Jennie Romer has been ubiquitous in many pivotal moments of modern plastics policy.
From helping to craft San Francisco's landmark plastic bag ban ordinance, to moving to New York City to help pass a similar local policy, to helping introduce the Break Free From Plastic Pollution Act's original sponsors, Romer has been a key player throughout. As the founder of PlasticBagLaws.org, she's become an expert on plastics policy fights and participated in the development of numerous other laws over the years. Since joining the Surfrider Foundation in 2019, Romer has continued that work, helping to track more than 1,000 plastic reduction laws around the country.
Romer recently released a new book, "Can I Recycle This?", that highlights these experiences and answers questions for the average reader about recycling more than 60 common items. The book uses watercolor illustrations by Christie Young to show examples of different packaging types and bring levity to more complex details on recycling infrastructure or policy. Romer also makes a case in the book for policies such as extended producer responsibility (EPR), in an expansion of her focus beyond the world of bags, straws, polystyrene foam and other commonly targeted plastics.
"I've spent more than a decade as a lawyer fighting for effective plastic pollution laws – now I'm ready to fix the whole recycling system," Romer writes.
Waste Dive recently spoke with Romer about her advice for communicating about recycling, what's next for packaging policy, how to scale up reuse systems and more.
This conversation has been edited for length and clarity.
WASTE DIVE: Every year around Earth Day or America Recycles Day we see stories about how "recycling doesn't work," but the more detailed realities never seem to really break through. What do you hope the book can do differently to change the conversation?
JENNIE ROMER: I hope the book contributes to the issues with recycling being more of an evergreen conversation. I specifically chose to do an illustrated book to be super approachable, but also to get into details in a way that we could lure in people that really just want to sort their recycling. I didn't want to have the book focus on a zero waste crowd, or people that are already interested in the subject, but to reach a really wide audience and engage them in details that they might not otherwise be privy to. The goal is to start a larger conversation and hopefully have policymakers eventually read the book as well, to have policies that reflect what's actually happening on the ground at recycling facilities.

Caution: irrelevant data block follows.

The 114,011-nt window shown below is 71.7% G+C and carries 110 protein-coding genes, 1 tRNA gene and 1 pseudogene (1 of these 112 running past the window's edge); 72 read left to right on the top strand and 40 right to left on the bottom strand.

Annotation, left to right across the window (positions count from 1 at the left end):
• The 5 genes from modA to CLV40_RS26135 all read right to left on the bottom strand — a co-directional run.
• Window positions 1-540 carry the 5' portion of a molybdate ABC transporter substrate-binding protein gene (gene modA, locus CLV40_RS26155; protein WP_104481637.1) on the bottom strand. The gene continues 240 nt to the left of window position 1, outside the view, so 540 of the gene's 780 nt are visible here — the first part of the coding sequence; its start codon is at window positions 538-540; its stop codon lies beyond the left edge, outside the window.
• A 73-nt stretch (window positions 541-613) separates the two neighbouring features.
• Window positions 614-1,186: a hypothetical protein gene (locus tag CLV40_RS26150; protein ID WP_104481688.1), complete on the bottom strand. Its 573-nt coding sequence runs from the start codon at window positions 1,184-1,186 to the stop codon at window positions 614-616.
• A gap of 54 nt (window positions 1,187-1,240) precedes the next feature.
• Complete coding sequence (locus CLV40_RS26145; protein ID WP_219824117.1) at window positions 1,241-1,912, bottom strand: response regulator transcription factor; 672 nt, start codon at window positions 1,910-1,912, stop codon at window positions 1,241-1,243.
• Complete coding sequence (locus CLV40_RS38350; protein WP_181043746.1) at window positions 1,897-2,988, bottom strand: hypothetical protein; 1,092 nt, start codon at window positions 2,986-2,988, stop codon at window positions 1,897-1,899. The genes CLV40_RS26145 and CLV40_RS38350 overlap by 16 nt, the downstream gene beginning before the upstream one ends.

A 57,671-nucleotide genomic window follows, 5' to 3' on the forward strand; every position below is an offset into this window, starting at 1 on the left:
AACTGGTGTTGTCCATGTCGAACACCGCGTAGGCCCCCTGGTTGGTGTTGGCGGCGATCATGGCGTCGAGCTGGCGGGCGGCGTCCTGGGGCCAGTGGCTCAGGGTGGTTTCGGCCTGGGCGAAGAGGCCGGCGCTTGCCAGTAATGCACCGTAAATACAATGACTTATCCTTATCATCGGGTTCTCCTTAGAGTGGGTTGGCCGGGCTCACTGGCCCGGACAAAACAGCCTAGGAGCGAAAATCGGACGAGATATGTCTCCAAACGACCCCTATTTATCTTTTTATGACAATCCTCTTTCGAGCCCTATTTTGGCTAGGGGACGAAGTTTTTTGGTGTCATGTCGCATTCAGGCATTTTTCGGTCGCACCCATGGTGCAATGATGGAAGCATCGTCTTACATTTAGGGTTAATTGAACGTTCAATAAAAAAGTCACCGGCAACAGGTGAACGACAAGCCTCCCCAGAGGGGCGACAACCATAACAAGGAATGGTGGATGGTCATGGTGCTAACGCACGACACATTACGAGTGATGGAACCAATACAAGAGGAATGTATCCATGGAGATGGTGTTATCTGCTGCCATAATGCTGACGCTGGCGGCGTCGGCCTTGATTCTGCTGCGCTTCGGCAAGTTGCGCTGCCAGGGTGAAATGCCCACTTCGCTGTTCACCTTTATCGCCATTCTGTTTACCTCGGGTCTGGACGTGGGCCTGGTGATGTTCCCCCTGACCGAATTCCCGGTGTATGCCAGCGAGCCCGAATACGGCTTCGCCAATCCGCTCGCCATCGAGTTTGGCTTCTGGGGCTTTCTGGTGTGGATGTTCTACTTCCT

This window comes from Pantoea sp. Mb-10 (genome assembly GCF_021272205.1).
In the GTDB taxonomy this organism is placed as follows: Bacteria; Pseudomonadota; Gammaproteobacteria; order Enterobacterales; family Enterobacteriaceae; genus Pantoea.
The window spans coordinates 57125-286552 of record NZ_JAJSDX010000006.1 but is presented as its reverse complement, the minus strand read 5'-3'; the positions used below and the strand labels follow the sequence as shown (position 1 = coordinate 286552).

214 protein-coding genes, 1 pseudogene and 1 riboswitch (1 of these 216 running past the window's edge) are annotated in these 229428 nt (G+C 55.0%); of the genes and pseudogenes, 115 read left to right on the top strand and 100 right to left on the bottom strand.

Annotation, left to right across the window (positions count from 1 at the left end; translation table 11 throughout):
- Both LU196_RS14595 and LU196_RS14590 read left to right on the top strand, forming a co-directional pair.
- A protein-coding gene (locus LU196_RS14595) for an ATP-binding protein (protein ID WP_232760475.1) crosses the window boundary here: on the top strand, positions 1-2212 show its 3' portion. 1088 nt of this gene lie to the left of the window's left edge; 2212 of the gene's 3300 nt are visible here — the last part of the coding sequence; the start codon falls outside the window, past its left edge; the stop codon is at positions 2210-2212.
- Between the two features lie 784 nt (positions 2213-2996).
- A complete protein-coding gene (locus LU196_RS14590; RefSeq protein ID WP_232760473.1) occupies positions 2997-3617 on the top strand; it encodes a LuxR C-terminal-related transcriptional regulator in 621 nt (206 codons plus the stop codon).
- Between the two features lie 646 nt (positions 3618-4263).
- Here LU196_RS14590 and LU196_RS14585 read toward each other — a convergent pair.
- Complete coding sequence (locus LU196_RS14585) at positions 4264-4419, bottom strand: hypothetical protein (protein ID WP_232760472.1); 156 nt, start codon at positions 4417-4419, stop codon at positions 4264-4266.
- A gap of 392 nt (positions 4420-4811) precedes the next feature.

I appreciated that it was accessible but also frank with people about the more technical parts of the system. In the average guidelines from your local government or hauler, we don't always see that kind of detail. Why do you think it's important to lay out for people the details of how this all works?
ROMER: That's the thing that was really hard to do in the book, finding the balance of getting across the right amount of information, where people would be engaged but not be overwhelmed. I think as far as local jurisdictions and municipal recycling facilities communicating, having that added level of detail available is really helpful.
I think people are interested in what are the cool, innovative machinery things that are happening, and then how can they not cause problems. With COVID, we've seen people trying to recycle a lot of their PPE, like their masks and gloves and things, and I highlight in the book that whatever you're putting in your bin someone's probably going to have to touch at some point. Also with lithium-ion batteries, that's definitely something you shouldn't recycle [curbside] because it's going to cause problems at recycling facilities, including explosions and fires. Most people have absolutely no idea what happens next after they put their stuff in the bin.